Monastery of Guadalupe in Cáceres – History
The origins of the monastery church as a sanctuary dedicated to the Virgin of Guadalupe has a close relationship with the reign of Alfonso XI.
There was a monk named Diego de Écija who chronicled the construction of the monastery sustained that the reason the chapel or hermitage that was built as a result of the appearance of the image to a shepherd of unknown name, at the dawn of the century XIV.
Centuries later, in 1743, a monk by the name of Francisco de San José identified the shepard as Gil Cordero de Santa María, one of the first settlers of the place. On the site of the humble hermitage a small church was built in the early 14th century. The king ordered it to be expanded in such a way that it would become a temple worthy of the devotion of the Virgin of Guadalupe, with the addition of a hospital. It took just six years to make the appropriate extensions and arrangements under the supervision of Toribio Fernández. The resulting temple was to emulate the famous Toledo Mudejar style was applied.
As a result of the victory obtained in the battle of the Salado, King Alfonso XI donated several trophies obtained in the battle and also issued a royal privilege on December 25, 1340 in which the monastery was declared royal patronage. On January 6, 1341, the Bishop of Toledo Gil Álvarez de Albornoz drew up a document establishing the secular priory of Santa María de Guadalupe and recognizing the patronage in the figure of the king and of their successors.
From a sanctuary to a monastery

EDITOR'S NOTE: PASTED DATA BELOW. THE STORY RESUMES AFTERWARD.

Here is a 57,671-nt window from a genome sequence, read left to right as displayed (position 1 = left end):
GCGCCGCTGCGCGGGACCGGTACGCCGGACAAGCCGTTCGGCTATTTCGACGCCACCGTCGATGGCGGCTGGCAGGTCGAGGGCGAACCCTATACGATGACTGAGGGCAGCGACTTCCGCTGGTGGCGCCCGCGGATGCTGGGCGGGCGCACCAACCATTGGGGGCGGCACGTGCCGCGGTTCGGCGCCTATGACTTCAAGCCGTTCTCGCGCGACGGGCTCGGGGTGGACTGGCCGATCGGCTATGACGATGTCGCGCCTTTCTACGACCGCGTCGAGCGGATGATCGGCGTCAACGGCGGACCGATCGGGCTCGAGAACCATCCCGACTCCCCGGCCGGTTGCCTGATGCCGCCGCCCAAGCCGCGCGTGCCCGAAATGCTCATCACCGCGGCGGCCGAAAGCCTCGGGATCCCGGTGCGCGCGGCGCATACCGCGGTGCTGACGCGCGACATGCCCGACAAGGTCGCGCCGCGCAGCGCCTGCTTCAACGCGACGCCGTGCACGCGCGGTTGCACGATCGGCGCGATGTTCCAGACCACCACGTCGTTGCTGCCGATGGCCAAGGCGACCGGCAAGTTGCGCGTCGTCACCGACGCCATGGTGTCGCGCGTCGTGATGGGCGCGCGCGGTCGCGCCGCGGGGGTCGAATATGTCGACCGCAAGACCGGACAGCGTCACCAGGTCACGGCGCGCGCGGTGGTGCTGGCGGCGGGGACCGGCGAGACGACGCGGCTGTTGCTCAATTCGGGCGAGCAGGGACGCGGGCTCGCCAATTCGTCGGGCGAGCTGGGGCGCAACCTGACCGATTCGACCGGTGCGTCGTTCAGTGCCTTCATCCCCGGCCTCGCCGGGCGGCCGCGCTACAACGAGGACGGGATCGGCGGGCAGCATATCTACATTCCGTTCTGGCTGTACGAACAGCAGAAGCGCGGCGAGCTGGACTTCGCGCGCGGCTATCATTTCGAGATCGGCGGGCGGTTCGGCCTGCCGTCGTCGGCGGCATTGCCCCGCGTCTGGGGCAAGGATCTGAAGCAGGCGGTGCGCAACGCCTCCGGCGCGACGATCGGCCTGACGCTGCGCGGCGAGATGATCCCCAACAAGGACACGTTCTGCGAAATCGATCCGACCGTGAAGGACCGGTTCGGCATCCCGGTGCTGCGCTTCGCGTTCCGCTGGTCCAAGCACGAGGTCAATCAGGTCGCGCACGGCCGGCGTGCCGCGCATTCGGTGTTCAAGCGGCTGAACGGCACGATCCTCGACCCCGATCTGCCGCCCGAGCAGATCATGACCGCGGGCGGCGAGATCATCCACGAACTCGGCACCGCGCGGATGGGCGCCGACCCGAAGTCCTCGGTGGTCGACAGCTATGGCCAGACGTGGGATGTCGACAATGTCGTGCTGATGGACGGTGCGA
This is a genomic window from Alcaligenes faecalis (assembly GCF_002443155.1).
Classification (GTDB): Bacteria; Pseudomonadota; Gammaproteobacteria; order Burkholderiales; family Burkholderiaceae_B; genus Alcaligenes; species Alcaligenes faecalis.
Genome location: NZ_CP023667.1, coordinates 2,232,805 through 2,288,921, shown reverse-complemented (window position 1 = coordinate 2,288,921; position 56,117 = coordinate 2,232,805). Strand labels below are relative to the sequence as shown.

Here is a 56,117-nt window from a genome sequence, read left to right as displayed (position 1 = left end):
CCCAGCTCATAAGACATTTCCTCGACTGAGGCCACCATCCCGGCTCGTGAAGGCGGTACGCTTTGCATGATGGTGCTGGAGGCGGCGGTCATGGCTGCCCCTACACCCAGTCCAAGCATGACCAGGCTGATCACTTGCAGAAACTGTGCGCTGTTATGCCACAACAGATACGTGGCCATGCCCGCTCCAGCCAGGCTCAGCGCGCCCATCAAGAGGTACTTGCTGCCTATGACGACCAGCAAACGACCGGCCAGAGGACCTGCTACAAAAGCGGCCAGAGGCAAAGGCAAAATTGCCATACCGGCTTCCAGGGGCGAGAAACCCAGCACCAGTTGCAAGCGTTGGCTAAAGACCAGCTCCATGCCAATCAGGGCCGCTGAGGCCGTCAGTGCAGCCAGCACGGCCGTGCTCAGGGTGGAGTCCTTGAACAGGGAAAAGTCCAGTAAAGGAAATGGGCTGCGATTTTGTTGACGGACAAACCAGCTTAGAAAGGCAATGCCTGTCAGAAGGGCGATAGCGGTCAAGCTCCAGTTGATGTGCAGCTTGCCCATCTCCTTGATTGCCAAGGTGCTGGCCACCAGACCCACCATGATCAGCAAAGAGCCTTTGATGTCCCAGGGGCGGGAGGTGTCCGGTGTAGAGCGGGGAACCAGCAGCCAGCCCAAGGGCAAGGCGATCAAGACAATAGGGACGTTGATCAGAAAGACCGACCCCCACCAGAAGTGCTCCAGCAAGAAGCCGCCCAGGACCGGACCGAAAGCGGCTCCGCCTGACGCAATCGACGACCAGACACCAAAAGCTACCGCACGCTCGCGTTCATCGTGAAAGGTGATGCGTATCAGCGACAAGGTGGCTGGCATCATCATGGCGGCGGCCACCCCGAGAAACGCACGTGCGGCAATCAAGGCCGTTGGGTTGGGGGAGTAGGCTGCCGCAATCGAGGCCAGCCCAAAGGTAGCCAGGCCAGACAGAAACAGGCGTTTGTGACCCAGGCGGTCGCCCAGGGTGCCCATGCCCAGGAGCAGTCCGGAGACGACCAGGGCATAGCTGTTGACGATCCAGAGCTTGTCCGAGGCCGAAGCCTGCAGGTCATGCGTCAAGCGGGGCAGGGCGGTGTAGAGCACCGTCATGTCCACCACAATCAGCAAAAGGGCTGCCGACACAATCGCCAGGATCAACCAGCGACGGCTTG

Juan I had inherited the patronage of the sanctuary as it had been established since the times of Alfonso XI. While still in possession of his rights as patron, he dictated on August 15, 1389 in Sotosalbos a royal provision by which he ordered that the sanctuary be expanded and raised into a monastery ruled by regular monks.
The king also gave up all the properties related to the sanctuary and that he himself had received from his predecessors. On his side, the Archbishop of Toledo Pedro Tenorio, who had jurisdiction over the territory where the sanctuary was located, granted his consent by means of a letter written in Alcalá de Henares.
When the Hieronymite monks arrived from Lupiana, they took possession of the monastery in October 1389. The Hieronymite monks were the absolute rulers for 463 years. Over the centuries the monastic complex grew and became enormous, with an area of around 22,000 square meters. Many and very important were the works and improvements made by the Hieronymites during this time.
In 1493 Columbus returned to Guadalupe in fulfillment of the promise written in his log to give thanks for the discovery of America. On July 29, 1496, the baptism of the Native Americans who were transferred to the old continent as servants took place.